US20100318095A1 - Anesthesia conduction catheter for delivery of electrical stimulus - Google Patents

Anesthesia conduction catheter for delivery of electrical stimulus Download PDF

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Publication number
US20100318095A1
US20100318095A1 US12820559 US82055910A US2010318095A1 US 20100318095 A1 US20100318095 A1 US 20100318095A1 US 12820559 US12820559 US 12820559 US 82055910 A US82055910 A US 82055910A US 2010318095 A1 US2010318095 A1 US 2010318095A1
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catheter
stylet
portion
tube
end
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Abandoned
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US12820559
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Stephen Brushey
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Micor Inc
SAFE bt Inc
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SAFE bt Inc
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    • AHUMAN NECESSITIES
    • A61MEDICAL OR VETERINARY SCIENCE; HYGIENE
    • A61MDEVICES FOR INTRODUCING MEDIA INTO, OR ONTO, THE BODY; DEVICES FOR TRANSDUCING BODY MEDIA OR FOR TAKING MEDIA FROM THE BODY; DEVICES FOR PRODUCING OR ENDING SLEEP OR STUPOR
    • A61M25/00Catheters; Hollow probes
    • A61M25/0009Making of catheters or other medical or surgical tubes
    • A61M25/001Forming the tip of a catheter, e.g. bevelling process, join or taper
    • AHUMAN NECESSITIES
    • A61MEDICAL OR VETERINARY SCIENCE; HYGIENE
    • A61MDEVICES FOR INTRODUCING MEDIA INTO, OR ONTO, THE BODY; DEVICES FOR TRANSDUCING BODY MEDIA OR FOR TAKING MEDIA FROM THE BODY; DEVICES FOR PRODUCING OR ENDING SLEEP OR STUPOR
    • A61M19/00Local anaesthesia; Hypothermia
    • AHUMAN NECESSITIES
    • A61MEDICAL OR VETERINARY SCIENCE; HYGIENE
    • A61MDEVICES FOR INTRODUCING MEDIA INTO, OR ONTO, THE BODY; DEVICES FOR TRANSDUCING BODY MEDIA OR FOR TAKING MEDIA FROM THE BODY; DEVICES FOR PRODUCING OR ENDING SLEEP OR STUPOR
    • A61M25/00Catheters; Hollow probes
    • A61M2025/0007Epidural catheters
    • AHUMAN NECESSITIES
    • A61MEDICAL OR VETERINARY SCIENCE; HYGIENE
    • A61MDEVICES FOR INTRODUCING MEDIA INTO, OR ONTO, THE BODY; DEVICES FOR TRANSDUCING BODY MEDIA OR FOR TAKING MEDIA FROM THE BODY; DEVICES FOR PRODUCING OR ENDING SLEEP OR STUPOR
    • A61M25/00Catheters; Hollow probes
    • A61M25/0021Catheters; Hollow probes characterised by the form of the tubing
    • A61M2025/0042Microcatheters, cannula or the like having outside diameters around 1 mm or less
    • AHUMAN NECESSITIES
    • A61MEDICAL OR VETERINARY SCIENCE; HYGIENE
    • A61MDEVICES FOR INTRODUCING MEDIA INTO, OR ONTO, THE BODY; DEVICES FOR TRANSDUCING BODY MEDIA OR FOR TAKING MEDIA FROM THE BODY; DEVICES FOR PRODUCING OR ENDING SLEEP OR STUPOR
    • A61M25/00Catheters; Hollow probes
    • A61M25/0043Catheters; Hollow probes characterised by structural features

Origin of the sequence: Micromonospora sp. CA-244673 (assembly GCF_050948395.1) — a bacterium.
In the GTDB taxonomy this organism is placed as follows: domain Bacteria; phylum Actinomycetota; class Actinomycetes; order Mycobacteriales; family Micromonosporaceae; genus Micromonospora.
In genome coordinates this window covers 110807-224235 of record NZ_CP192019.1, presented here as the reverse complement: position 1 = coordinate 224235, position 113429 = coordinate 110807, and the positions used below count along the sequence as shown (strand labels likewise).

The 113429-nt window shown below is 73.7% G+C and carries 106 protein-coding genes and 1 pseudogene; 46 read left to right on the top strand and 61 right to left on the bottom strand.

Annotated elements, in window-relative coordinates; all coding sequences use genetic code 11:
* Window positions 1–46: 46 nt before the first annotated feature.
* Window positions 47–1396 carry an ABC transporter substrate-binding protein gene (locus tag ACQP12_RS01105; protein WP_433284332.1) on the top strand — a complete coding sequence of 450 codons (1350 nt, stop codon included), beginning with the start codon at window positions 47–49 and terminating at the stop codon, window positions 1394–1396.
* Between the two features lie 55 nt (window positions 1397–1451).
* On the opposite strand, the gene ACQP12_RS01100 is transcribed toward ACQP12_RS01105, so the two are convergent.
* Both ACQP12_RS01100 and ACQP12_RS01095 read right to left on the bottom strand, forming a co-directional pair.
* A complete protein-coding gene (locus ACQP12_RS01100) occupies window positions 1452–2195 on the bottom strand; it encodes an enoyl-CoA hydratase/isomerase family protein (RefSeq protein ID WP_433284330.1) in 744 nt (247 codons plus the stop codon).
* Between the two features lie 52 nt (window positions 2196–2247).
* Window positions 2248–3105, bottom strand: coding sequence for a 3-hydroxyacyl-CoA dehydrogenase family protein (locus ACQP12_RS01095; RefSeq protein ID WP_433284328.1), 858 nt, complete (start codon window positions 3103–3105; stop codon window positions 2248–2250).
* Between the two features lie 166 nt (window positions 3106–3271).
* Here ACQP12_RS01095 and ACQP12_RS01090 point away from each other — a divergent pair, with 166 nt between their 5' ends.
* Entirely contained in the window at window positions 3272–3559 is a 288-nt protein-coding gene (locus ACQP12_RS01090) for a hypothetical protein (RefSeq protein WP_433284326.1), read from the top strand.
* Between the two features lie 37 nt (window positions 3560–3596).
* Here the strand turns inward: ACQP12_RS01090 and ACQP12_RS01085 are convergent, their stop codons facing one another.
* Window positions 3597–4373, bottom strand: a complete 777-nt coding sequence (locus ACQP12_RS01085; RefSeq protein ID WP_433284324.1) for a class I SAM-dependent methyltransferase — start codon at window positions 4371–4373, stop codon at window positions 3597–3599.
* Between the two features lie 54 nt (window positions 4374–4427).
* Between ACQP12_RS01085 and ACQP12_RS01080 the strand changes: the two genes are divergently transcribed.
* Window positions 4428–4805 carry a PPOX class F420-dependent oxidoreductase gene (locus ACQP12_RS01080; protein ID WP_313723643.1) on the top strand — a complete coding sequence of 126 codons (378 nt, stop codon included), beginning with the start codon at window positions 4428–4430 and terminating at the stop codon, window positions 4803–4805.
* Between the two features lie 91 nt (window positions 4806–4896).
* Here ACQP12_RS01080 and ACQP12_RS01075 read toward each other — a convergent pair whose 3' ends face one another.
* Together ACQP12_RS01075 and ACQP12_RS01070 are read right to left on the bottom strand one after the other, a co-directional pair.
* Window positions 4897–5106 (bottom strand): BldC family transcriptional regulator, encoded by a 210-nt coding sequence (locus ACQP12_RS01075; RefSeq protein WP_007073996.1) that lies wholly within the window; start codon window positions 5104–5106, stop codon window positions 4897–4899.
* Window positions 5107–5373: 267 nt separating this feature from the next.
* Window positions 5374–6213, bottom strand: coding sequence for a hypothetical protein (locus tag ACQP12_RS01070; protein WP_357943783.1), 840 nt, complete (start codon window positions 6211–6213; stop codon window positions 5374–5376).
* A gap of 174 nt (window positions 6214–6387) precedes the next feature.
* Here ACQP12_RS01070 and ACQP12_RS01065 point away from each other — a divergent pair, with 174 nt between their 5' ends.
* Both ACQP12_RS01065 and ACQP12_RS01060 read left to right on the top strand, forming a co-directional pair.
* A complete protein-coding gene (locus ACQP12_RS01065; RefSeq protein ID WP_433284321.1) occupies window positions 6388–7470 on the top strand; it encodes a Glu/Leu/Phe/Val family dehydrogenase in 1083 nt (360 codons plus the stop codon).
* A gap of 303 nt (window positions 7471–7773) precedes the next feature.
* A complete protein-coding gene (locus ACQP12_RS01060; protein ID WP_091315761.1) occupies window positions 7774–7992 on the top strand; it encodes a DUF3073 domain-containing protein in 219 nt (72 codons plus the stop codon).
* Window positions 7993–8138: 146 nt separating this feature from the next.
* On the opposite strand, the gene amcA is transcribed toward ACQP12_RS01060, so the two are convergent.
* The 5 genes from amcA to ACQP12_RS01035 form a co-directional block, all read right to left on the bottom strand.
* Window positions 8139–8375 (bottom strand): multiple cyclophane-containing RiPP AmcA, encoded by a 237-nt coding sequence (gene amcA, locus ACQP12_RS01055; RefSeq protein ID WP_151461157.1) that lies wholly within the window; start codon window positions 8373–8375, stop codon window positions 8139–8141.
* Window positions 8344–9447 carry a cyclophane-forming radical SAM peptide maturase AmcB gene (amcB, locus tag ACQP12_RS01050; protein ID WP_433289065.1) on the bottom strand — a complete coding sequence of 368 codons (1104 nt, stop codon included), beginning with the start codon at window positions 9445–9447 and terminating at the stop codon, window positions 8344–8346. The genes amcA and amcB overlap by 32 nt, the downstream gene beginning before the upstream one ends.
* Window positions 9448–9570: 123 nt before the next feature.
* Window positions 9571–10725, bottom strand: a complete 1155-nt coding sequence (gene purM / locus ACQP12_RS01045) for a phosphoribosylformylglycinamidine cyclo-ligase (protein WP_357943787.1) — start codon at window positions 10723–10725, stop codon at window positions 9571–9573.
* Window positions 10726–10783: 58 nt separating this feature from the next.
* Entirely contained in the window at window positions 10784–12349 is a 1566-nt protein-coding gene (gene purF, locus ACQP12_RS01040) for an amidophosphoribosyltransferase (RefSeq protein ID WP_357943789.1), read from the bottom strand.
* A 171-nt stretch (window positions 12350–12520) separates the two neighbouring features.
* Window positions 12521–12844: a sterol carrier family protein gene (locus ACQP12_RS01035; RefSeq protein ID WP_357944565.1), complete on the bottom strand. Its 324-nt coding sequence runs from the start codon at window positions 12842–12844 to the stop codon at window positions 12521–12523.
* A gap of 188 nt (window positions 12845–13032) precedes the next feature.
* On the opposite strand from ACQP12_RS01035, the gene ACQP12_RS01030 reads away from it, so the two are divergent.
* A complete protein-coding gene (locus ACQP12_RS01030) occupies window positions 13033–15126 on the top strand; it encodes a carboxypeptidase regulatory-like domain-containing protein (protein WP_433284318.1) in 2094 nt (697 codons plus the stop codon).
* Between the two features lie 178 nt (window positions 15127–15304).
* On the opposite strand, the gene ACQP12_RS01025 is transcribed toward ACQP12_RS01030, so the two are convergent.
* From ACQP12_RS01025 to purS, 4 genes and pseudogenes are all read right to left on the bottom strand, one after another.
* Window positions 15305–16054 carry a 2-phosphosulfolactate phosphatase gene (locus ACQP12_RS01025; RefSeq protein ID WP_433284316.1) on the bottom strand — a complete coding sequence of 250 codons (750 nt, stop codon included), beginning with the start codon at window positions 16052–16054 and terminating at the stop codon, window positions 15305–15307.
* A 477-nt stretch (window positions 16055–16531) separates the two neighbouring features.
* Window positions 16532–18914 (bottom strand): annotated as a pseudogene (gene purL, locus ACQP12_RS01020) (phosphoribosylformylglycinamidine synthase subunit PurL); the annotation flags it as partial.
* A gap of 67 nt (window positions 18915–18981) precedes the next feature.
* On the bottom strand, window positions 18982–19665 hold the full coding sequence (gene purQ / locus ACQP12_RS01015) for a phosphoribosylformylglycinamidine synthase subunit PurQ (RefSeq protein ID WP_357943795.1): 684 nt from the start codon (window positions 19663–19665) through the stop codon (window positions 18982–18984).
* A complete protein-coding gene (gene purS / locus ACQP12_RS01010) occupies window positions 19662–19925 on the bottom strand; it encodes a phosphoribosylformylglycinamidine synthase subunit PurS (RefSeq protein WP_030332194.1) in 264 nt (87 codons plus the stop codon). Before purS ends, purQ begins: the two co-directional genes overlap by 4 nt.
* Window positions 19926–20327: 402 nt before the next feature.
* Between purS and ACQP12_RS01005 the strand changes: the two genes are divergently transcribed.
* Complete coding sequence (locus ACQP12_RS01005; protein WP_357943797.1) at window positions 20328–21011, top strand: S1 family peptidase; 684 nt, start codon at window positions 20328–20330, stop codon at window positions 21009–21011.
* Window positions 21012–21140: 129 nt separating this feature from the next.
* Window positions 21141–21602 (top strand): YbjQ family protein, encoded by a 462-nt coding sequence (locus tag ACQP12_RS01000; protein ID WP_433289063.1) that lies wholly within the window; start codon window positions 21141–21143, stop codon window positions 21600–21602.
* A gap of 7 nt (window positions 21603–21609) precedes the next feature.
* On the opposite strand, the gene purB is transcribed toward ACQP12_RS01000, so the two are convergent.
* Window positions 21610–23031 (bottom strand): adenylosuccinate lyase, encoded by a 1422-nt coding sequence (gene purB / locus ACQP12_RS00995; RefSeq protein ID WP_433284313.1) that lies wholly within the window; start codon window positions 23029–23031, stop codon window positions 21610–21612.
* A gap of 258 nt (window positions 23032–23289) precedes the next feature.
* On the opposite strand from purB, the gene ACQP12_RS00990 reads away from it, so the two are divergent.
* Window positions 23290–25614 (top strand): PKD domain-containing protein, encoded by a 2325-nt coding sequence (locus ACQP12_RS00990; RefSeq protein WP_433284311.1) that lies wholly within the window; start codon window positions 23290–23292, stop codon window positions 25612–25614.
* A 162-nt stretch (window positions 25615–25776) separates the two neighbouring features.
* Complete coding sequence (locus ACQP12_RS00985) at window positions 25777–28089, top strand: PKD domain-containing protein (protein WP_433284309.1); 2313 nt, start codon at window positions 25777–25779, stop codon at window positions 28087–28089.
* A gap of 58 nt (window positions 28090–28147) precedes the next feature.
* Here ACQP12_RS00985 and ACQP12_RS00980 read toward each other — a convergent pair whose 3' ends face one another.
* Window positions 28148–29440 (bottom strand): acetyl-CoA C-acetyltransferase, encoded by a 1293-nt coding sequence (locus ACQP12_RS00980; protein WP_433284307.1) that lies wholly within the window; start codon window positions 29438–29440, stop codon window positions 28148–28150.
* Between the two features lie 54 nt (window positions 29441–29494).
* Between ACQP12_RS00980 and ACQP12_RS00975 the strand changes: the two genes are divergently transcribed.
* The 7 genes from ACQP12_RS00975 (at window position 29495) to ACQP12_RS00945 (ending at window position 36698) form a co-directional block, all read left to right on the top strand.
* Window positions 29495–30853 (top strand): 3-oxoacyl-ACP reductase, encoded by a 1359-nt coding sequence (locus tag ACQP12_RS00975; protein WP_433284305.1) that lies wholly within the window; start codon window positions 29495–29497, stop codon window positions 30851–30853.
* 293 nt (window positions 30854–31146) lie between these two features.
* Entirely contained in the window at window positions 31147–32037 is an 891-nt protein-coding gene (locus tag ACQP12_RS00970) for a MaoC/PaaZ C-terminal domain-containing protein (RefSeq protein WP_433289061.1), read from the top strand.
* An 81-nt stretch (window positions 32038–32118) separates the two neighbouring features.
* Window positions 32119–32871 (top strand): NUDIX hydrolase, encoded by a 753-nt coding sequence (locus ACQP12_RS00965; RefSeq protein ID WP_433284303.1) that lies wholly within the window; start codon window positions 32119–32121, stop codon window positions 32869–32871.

• A61M2025/0057Catheters delivering medicament other than through a conventional lumen, e.g. porous walls or hydrogel coatings
    • AHUMAN NECESSITIES
    • A61MEDICAL OR VETERINARY SCIENCE; HYGIENE
    • A61MDEVICES FOR INTRODUCING MEDIA INTO, OR ONTO, THE BODY; DEVICES FOR TRANSDUCING BODY MEDIA OR FOR TAKING MEDIA FROM THE BODY; DEVICES FOR PRODUCING OR ENDING SLEEP OR STUPOR
    • A61M25/00Catheters; Hollow probes
    • A61M25/0043Catheters; Hollow probes characterised by structural features
    • A61M2025/0063Catheters; Hollow probes characterised by structural features having means, e.g. stylets, mandrils, rods or wires to reinforce or adjust temporarily the stiffness, column strength or pushability of catheters which are already inserted into the human body
    • AHUMAN NECESSITIES
    • A61MEDICAL OR VETERINARY SCIENCE; HYGIENE
    • A61MDEVICES FOR INTRODUCING MEDIA INTO, OR ONTO, THE BODY; DEVICES FOR TRANSDUCING BODY MEDIA OR FOR TAKING MEDIA FROM THE BODY; DEVICES FOR PRODUCING OR ENDING SLEEP OR STUPOR
    • A61M25/00Catheters; Hollow probes
    • A61M25/0043Catheters; Hollow probes characterised by structural features
    • A61M25/005Catheters; Hollow probes characterised by structural features with embedded materials for reinforcement, e.g. wires, coils, braids
    • AHUMAN NECESSITIES
    • A61MEDICAL OR VETERINARY SCIENCE; HYGIENE
    • A61MDEVICES FOR INTRODUCING MEDIA INTO, OR ONTO, THE BODY; DEVICES FOR TRANSDUCING BODY MEDIA OR FOR TAKING MEDIA FROM THE BODY; DEVICES FOR PRODUCING OR ENDING SLEEP OR STUPOR
    • A61M25/00Catheters; Hollow probes
    • A61M25/0043Catheters; Hollow probes characterised by structural features
    • A61M25/005Catheters; Hollow probes characterised by structural features with embedded materials for reinforcement, e.g. wires, coils, braids
    • A61M25/0053Catheters; Hollow probes characterised by structural features with embedded materials for reinforcement, e.g. wires, coils, braids having a variable stiffness along the longitudinal axis, e.g. by varying the pitch of the coil or braid
    • AHUMAN NECESSITIES
    • A61MEDICAL OR VETERINARY SCIENCE; HYGIENE
    • A61MDEVICES FOR INTRODUCING MEDIA INTO, OR ONTO, THE BODY; DEVICES FOR TRANSDUCING BODY MEDIA OR FOR TAKING MEDIA FROM THE BODY; DEVICES FOR PRODUCING OR ENDING SLEEP OR STUPOR
    • A61M25/00Catheters; Hollow probes
    • A61M25/01Introducing, guiding, advancing, emplacing or holding catheters
    • AHUMAN NECESSITIES